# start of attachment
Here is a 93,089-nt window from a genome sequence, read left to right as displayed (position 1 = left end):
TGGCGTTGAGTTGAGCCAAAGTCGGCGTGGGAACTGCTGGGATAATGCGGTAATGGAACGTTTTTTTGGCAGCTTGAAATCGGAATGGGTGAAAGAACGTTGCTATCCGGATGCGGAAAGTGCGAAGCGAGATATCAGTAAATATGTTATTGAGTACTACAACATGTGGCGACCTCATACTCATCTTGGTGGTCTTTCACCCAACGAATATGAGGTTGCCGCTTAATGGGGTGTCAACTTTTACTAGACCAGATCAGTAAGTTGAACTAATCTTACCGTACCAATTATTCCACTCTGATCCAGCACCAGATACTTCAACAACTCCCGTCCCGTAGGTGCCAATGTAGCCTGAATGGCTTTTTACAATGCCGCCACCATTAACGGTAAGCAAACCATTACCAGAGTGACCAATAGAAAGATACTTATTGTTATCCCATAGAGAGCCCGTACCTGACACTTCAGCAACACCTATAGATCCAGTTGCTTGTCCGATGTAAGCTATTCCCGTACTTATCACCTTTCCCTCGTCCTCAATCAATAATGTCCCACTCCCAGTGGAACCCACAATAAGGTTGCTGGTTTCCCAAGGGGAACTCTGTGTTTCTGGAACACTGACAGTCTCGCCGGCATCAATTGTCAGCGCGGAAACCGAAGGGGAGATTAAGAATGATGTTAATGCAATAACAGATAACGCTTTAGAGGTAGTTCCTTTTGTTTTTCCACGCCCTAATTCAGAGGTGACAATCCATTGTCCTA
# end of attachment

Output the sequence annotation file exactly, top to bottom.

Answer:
Here is a 93,089-nt window from a genome sequence, read left to right as displayed (position 1 = left end):
TGGCGTTGAGTTGAGCCAAAGTCGGCGTGGGAACTGCTGGGATAATGCGGTAATGGAACGTTTTTTTGGCAGCTTGAAATCGGAATGGGTGAAAGAACGTTGCTATCCGGATGCGGAAAGTGCGAAGCGAGATATCAGTAAATATGTTATTGAGTACTACAACATGTGGCGACCTCATACTCATCTTGGTGGTCTTTCACCCAACGAATATGAGGTTGCCGCTTAATGGGGTGTCAACTTTTACTAGACCAGATCAGTAAGTTGAACTAATCTTACCGTACCAATTATTCCACTCTGATCCAGCACCAGATACTTCAACAACTCCCGTCCCGTAGGTGCCAATGTAGCCTGAATGGCTTTTTACAATGCCGCCACCATTAACGGTAAGCAAACCATTACCAGAGTGACCAATAGAAAGATACTTATTGTTATCCCATAGAGAGCCCGTACCTGACACTTCAGCAACACCTATAGATCCAGTTGCTTGTCCGATGTAAGCTATTCCCGTACTTATCACCTTTCCCTCGTCCTCAATCAATAATGTCCCACTCCCAGTGGAACCCACAATAAGGTTGCTGGTTTCCCAAGGGGAACTCTGTGTTTCTGGAACACTGACAGTCTCGCCGGCATCAATTGTCAGCGCGGAAACCGAAGGGGAGATTAAGAATGATGTTAATGCAATAACAGATAACGCTTTAGAGGTAGTTCCTTTTGTTTTTCCACGCCCTAATTCAGAGGTGACAATCCATTGTCCTA